[NOISE] In this example,

we will see linear regression.

But before we start, we need to define the multivariate and

univariate normal distributions.

The univariate normal distribution has the following probability density function.

It has two parameters, mu and sigma.

The mu is a mean of the random variable, and the sigma squared is its variance.

Its functional form is given as follows.

It is some normalization constant that ensures that this probability

density function integrates to 1, times the exponent of the parabola.

The maximum value of this parabola is at point mu.

And so the mode of the distribution would also be the point mu.

If we vary the parameter mu, we will get different probability densities.

For example, for the green one, we'll have the mu equal to -4, and for

the red one, we'll have mu equal to 4.

If we vary the parameter sigma squared,

we will get either sharp distribution or wide.

The blue curve has the variance equal to 1, and

the red one has variance equal to 9.

The multivariate case looks exactly the same.

We have two parameters, mu and sigma.

The mu is the mean vector, and the sigma is a covariance matrix.

We, again, have some normalization constant, to ensure that the probability

density function integrates to 1, and some quadratic term under the exponent.

Again, the maximum value of the probability density function is at mu,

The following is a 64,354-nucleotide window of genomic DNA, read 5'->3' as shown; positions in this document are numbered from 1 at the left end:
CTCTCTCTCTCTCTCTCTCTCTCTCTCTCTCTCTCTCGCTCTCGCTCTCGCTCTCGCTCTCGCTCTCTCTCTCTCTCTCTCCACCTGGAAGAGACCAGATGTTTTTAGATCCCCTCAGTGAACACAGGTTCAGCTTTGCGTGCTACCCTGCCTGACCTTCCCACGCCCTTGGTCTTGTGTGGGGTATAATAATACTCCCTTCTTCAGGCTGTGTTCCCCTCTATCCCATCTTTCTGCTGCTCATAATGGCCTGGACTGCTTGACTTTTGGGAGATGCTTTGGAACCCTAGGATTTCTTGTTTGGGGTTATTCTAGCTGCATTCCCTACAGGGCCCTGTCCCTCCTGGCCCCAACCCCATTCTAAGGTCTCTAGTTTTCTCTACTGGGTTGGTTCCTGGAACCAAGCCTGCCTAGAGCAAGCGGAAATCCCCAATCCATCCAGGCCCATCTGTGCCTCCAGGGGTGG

and so the mode of distribution will also be equal to mu.

In neural networks, for example, where we have a lot of parameters.

Let's note the number of parameters as t.

The sigma matrix has a lot of parameters, about D squared.

Actually, since sigma is symmetric, we need D (D+1) / 2 parameters.

It may be really costly to store such matrix, so we can use approximation.

For example, we can use diagonal matrices.

In this case, all elements that are not on the diagonal will be zero,

and then we will have only D parameters.

An even more simple case has only one parameter,

it is called a spherical normal distribution.

In this case, the signal matrix equals to some scalar times the identity matrix.

Now let's talk about linear regression.

In linear regression, we want to fit a straight line into data.

We fit it in the following way.

You want to minimize the errors, and those are,

the red line is the prediction and the blue points are the true values.

And you want, somehow, to minimize those black lines.

The line is usually found with so-called least squares problem.

Our straight line is parameterized by weights, vector, and w.

The prediction of each point is computed as w transposed times xi,

where xi is our point.

Then, we compute the total sum squares, that is,

the difference between the prediction and the true value square.

And we try to find the vector w that minimizes this function.

Let's see how this one works for the Bayesian perspective.

Here's our model.

We have three random variables, the weights, the data, and the target.

We're actually not interested in modeling the data, so we can write down the joint

probability of the weights and the target, given the data.

This will be given by the following formula.

It would be the probability of target given the weights of the data, and

the probability of the weights.

Now we need to define these two distributions.

Let's assume them to be normal.

The probability of target given the weights and

data would be a Gaussian centered as a prediction that is double transposed X,

and the variance equal to sigma squared times the identity matrix.

Finally, the probability of the weights would be a Gaussian centered around zero,

with the covariance matrix sigma squared times identity matrix.